Windfall runs out

By Jennifer Whytock

RALEIGH, N.C. — Wake County officials opted last year to use extra money available from the state to provide day-care subsidies for hundreds of poor children, a move that now has forced their parents to choose between leaving their children at home or quitting their jobs to care for them.

In November 2002, state lawmakers gave each of North Carolina’s 100 counties a one-time share of $15 million that the counties had to either use immediately to fund children on waiting lists for subsidized day-care, or forfeit to the state.

Leaders of three agencies made a joint decision that month to use the money to move nearly 1,300 children off the waiting list and into the subsidized day-care program, says Mary Urzi, director of family support services for Wake County Human Services.

Those leaders, representing Wake County Human Services, Wake County Smart Start and Childhood Resource and Referral of Wake County, serve on the Child Care Policy Committee, which had the final say in how to spend the windfall money.

With that windfall money spent, and less funding available this year, Wake County Human Services does not have enough money to continue providing day-care subsidies for 5,847 children now receiving them.

“We were less conservative last spring because we thought that we were reasonable to take a risk”, says Urzi. “But we were wrong.”

Local officials, she says, expected Congress to pass a law reauthorizing welfare funding, and had not expected state funding for the Smart Start early childhood program to fall as much as it did.

Because Congress this fall did not pass the Welfare Reauthorization Act, which would have allowed adjustments up or down to federal day-care funding amounts, federal support for subsidized day care in Wake County remains the same this fiscal year as last year.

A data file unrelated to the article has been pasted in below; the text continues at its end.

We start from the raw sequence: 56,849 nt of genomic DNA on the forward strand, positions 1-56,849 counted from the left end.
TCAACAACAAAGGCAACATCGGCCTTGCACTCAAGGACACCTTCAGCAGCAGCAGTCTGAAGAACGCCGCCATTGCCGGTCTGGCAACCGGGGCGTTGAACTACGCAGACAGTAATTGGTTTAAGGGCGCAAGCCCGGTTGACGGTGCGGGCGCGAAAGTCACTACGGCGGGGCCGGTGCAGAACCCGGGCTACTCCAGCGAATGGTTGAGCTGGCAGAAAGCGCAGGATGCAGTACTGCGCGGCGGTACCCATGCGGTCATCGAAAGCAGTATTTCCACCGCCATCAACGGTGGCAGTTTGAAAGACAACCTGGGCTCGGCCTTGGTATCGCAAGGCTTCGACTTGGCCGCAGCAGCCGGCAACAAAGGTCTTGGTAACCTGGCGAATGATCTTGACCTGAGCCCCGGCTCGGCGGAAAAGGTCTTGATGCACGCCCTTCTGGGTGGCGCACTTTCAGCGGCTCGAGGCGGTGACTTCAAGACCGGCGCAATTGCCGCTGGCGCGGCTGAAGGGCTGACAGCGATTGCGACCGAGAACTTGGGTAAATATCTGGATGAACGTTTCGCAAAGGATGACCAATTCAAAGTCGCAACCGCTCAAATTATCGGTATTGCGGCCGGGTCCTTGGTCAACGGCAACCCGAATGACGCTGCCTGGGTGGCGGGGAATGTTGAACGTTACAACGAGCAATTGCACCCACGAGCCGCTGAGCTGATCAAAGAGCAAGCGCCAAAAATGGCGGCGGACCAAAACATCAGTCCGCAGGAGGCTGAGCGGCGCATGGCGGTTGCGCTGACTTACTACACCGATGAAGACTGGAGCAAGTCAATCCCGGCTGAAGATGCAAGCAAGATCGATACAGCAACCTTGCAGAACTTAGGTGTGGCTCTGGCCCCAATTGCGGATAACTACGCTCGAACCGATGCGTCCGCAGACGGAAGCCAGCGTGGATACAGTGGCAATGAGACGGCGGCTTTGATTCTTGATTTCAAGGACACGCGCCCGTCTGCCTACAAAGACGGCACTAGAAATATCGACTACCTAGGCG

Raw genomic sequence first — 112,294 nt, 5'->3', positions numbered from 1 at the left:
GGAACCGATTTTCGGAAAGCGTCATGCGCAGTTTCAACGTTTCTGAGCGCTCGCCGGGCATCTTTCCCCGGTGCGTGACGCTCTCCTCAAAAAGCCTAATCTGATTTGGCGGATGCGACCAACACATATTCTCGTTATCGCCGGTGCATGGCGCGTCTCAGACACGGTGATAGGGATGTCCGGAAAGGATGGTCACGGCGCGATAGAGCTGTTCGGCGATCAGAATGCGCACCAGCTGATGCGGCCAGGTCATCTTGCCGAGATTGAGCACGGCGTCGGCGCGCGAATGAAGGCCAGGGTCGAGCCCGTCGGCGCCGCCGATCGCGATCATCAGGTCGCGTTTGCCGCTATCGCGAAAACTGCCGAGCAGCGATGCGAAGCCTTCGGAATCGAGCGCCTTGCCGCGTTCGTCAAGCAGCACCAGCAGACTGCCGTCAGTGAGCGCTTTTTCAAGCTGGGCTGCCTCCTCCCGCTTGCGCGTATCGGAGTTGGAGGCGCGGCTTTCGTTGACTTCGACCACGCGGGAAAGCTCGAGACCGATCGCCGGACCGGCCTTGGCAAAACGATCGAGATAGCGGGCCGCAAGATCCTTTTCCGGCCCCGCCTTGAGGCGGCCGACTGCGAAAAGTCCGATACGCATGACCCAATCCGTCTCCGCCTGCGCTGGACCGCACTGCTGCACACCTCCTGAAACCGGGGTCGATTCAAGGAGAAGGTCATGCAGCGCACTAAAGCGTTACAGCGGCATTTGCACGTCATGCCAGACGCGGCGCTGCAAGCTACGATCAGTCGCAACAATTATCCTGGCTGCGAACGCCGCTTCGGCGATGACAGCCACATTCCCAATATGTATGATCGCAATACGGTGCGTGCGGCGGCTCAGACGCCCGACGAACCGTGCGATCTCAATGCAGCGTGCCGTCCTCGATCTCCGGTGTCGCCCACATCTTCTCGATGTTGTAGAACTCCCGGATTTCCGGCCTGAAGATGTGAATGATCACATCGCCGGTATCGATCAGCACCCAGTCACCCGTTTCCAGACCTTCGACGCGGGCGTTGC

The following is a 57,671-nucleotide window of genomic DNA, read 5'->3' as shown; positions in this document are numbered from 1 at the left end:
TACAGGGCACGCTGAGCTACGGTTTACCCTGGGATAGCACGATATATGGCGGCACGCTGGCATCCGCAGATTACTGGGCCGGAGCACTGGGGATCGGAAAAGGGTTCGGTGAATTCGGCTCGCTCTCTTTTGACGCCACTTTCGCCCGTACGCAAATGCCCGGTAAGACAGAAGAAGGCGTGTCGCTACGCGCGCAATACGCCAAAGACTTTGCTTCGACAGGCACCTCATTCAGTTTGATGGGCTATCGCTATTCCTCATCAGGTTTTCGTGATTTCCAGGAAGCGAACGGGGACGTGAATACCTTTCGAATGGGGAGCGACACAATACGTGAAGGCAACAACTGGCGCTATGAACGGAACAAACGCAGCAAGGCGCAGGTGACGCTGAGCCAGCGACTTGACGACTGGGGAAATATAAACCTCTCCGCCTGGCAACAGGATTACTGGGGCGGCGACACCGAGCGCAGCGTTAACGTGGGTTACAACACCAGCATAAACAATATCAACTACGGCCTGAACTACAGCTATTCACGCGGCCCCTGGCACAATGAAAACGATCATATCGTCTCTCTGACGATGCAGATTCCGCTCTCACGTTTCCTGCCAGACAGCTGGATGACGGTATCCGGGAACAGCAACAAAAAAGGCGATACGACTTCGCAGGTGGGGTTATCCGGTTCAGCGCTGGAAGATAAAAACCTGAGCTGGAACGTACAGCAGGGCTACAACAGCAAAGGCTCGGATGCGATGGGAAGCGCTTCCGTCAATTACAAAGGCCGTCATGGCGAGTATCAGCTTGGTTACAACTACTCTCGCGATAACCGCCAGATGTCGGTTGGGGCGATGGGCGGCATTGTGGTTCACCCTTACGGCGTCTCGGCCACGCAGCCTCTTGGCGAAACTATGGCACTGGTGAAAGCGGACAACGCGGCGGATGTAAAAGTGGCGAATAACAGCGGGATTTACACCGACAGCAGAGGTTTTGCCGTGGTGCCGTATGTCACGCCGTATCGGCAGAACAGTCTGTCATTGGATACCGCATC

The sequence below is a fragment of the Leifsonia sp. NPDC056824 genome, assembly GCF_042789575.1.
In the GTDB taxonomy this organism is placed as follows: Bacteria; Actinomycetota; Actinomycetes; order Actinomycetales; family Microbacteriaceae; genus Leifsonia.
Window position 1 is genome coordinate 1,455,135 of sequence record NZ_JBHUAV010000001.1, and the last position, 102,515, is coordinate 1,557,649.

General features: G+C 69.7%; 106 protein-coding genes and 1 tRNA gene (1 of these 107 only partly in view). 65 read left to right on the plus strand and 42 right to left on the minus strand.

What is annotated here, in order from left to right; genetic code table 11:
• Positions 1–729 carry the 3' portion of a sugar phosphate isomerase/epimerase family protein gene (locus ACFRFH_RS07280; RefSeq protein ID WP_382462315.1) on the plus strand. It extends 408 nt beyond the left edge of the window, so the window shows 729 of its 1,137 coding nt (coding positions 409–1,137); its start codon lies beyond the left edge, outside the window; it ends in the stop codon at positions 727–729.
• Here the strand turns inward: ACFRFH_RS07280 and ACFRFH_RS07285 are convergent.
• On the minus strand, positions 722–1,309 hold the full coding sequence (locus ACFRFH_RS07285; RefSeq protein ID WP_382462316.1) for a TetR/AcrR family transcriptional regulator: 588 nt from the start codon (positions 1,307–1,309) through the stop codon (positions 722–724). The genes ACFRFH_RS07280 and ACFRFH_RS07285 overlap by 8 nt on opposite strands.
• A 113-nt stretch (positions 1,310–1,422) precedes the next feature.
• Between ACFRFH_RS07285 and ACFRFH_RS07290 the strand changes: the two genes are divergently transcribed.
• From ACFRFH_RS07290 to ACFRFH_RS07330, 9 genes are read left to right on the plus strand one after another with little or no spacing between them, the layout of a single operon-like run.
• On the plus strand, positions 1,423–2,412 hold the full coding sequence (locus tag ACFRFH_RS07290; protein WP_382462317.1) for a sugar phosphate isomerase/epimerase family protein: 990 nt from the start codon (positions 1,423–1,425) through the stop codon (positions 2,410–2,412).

Total funding this fiscal year for Wake County’s subsidized day-care program is about $28 million, nearly $1 million less than last fiscal year, with federal support representing 70 percent of the total.

State funding, which provides the remaining 30 percent through the Smart Start, fell to $8 million this fiscal year from nearly $9 million last year, says Urzi.

With the windfall gone and Smart Start funds reduced, Wake County Human Services recently said it needed $2 million to keep providing day-care subsidies to all 5,847 children now receiving them.

But thanks to an extra $591,000 from Wake County Smart Start last week and unspent money from two other Human Services programs, the county now needs only $1.4 million, says Urzi.

Without that $1.4 million, Wake County cannot pay subsidies to the families of 700 children ages five to 12 in its day-care program starting Feb. 1, says Urzi.

Before the extra funds became available, the county had planned to eliminate subsidies for 900 children.

Because the families of the 700 children scheduled to lose subsidies may not have enough money to pay the full price for day care, local officials say, the families may have to leave their children at home alone, or may have to quit their jobs to stay with the children.

“If our state wants people to work instead of be on welfare, it must help pay for child care,” says Peggy Ball, director of the state division of child development, which allocates all federal and state subsidized day-care funding to the counties.

While counties throughout North Carolina and the U.S. always battle with insufficient funds to provide day care for needy children, says Urzi, Wake County has never cut children’s subsidies in over 29 years.

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